Google Open for Bids
[July 30, 2004] The search provider goes live with its IPO site.

Click here to read the article


 

 

Broadband Battles Bring Benefits
[July 30, 2004] Consumers see high-speed access rates drop as cable and DSL companies look to lock-in subscribers.

Click here to read the article

 

 

 

 


Top

Goodies Peer Reviews


 

Every week a site is selected for review. Each week, reviews of the previous week's selected site are chosen for publication on the HTML Goodies website.

 

The current week's selected site is published in Goodies To Go and in the Peer Reviews section of the website.  Current contact email addresses for submitting your site and for submitting reviews are published in Goodies To Go.

If you would like to have your site reviewed, sign up for the Goodies To Go newsletter in the Navigation Bar on the left side of this page. 

For full details about this program, see http://www.htmlgoodies.com/peerreviews
 

 

 


Top

Feedback Goodies



Did you ever wish your newsletter was an easy two way communications medium? Ploof! It now is!
If you would like to comment on the newsletter or expand/improve on something you have seen in here, you can now send your input to:

mailto:nlfeedback@htmlgoodies.com


We already receive a lot of email every day. This address will help us sort out those relating specifically to this newsletter from all the rest. When you send email to this address it may wind up being included in this section of the newsletter, to be shared with your fellow readers. Please don't send your questions to this address. They should be sent to our mentors: see http://www.htmlgoodies.com/mentors/


For those who are missing Peer reviews: we are once again revising the Peer review program in the hopes of creating a workable solution. The current plan is to move the new Peer Review pages into place in the new year. All those who have been selected for reviews in the past will be featured in the new pages. The new method will make it much easier for your peers to provide feedback and much easier for us to handle the publication side of things. "Watch this space!" It's coming soon!!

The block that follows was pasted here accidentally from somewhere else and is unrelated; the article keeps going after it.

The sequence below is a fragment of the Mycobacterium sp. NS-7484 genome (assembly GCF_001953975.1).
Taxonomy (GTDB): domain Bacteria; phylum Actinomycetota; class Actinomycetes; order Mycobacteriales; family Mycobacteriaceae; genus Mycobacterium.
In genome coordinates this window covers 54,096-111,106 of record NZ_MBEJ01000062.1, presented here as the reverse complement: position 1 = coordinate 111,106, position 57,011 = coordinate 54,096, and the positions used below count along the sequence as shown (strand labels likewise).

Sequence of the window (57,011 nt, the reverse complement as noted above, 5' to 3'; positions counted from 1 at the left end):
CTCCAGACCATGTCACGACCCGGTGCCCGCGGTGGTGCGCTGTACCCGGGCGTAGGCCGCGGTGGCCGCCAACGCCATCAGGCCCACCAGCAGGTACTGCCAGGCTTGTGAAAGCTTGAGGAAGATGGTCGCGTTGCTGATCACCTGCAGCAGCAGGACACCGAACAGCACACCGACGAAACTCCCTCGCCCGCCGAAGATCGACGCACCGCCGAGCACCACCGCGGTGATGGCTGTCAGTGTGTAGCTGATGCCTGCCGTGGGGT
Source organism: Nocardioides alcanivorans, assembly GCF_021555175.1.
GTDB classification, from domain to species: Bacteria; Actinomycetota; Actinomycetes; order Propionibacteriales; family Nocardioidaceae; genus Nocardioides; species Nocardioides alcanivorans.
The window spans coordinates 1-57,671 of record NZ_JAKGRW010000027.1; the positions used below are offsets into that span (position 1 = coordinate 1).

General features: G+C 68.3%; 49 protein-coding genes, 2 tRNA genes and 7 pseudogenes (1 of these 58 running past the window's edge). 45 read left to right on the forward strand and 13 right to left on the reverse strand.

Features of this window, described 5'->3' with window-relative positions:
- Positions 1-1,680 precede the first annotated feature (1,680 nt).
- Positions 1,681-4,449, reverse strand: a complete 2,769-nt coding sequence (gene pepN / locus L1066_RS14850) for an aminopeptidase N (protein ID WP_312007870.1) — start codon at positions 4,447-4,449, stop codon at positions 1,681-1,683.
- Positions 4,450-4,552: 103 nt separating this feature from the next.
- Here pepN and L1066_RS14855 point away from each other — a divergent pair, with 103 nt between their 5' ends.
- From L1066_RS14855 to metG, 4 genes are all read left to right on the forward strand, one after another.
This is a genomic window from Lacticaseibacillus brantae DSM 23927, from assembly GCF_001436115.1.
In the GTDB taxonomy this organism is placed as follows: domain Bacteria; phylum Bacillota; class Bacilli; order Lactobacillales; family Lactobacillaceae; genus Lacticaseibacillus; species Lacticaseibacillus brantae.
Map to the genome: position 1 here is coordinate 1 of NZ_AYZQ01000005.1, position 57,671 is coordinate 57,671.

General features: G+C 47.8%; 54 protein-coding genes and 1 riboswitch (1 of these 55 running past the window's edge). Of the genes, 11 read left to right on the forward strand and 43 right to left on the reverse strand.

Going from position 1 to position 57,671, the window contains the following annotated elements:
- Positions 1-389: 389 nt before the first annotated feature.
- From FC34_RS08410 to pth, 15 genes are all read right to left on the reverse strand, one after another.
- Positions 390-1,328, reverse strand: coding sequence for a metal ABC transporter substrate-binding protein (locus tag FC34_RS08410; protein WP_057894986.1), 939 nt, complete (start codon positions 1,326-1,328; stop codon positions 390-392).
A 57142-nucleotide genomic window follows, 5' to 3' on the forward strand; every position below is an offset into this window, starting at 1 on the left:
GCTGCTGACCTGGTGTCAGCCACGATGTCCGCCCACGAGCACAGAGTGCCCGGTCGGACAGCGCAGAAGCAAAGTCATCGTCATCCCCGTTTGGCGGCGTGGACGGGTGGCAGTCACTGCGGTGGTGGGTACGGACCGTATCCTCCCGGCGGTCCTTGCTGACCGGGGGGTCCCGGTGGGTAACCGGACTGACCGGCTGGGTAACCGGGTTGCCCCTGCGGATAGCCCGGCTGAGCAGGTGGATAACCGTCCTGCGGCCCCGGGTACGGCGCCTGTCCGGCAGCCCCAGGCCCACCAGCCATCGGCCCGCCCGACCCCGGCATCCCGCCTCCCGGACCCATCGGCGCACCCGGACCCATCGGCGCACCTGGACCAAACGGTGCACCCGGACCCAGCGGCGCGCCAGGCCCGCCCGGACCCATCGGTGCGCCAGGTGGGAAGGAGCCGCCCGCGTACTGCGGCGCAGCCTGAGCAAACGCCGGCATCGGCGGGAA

Thanks again for all your feedback!
 

Top


 


Windows Tech Goodie of the Week:


Random Image ASP.NET Sample Code

http://www.asp101.com/samples/random_image_aspx.asp

Sometimes it's useful to be able to display a randomly selected image on a web page. Realizing that everyone's situation is a little different, this sample gives you not just one or two, but three different ways to display a random image using ASP.NET.


*** AND ***

Accessibility Improvements in ASP.NET 2.0 - Part 1

http://www.15seconds.com/issue/040727.htm

Alex Homer highlights some of the new ASP.NET 2.0 accessibility features.
These features make it easier for visually impaired users to view and navigate Web sites and provide better support for alternative types of browsers and user agents.



 

 

Top
 
 
 
And Remember This . . .


On this day in...
 

1934 Hitler Became F|hrer of Germany

German Chancellor Adolph Hitler became the absolute dictator of Germany, taking the title of "F|hrer" (Leader). In 1933 German President Paul von Hindenburg made Hitler Chancellor, hoping the having a cabinet position would calm his zeal. Hindenburg underestimated Hitler's intentions and audacity. Hitler used the burning of the Reichstag building (Parliament) as an excuse to bring about a general election. His friend and Nazi ally Hermann Goering used the police to suppress the Nazi's opposition in the election, so that they won a majority. Citing the dangers facing Germany, Hitler used the Enabling Acts to take on the power of Dictator. He used this position to arrest and eliminate the rest of his opposition, and when Hindenburg died on August 2, 1934, he combined the office or President with that of Dictator giving himself, as leader of the Third Reich, absolute power in Germany and taking the title "F|hrer". He promised Germany that the Third Reich would last a thousand years. It lasted eleven.



Today was also the day that in: 1375 the first roller skating rink was opened (in London); 1798 Admiral Horation Nelson defeated teh French in the Battle of the Nile; 1832 the Illinois militia, with 1,300 men, defeated the Sac an Fox indians in the Battle of Bad Axe River, Wisconsin, ending the Black Hawk War; 1909 the US army took their first delivery from the Wright Brothers and created the Army Air Corps; 1934 the Hatch Act was passed (US) prohibiting political activity by federal employees; 1965 reporter Morley Safer sent back the first report from Vietnam to indicate that the US was losing the war; 1979 "Gilda Radner Live From New York" opened on Braodway (I was there on your closing night, Gilda, & I'll not forget you.); 1989 NASA confirmed Voyager 2 had discovered three new moon of Neptune; 1990 Iraq invaded Kuwait; 1991 Hedy Lamar was arrested in LA for shoplifting;


Born today were: in 1696 Ottoman Sultan Mahmud I; 1754 architect and Washington DC designer, Pierre Charles L'Enfant; 1905 actress Myrna Loy; 1914 actor Gary Merrill; 1916 actress Beatrice Straight; 1922 actor Carroll O'Connor; 1926 department store mogul Betsy Bloomingdale; 1932 Irish actor Peter O'Toole; 1934 actor Albert Hall; 1939 singer Edward Pattern (Gladys Knight & the Pips); 1942 musician Garth Hudson (The Band); 1944 actress Joanna Cassidy; 1955 actress Roberta Wallach; 1960 actress Patricia Kotero (Apollonia); 1973 actress Kia Goodwin;

 

 


Thanks for reading Goodies to Go!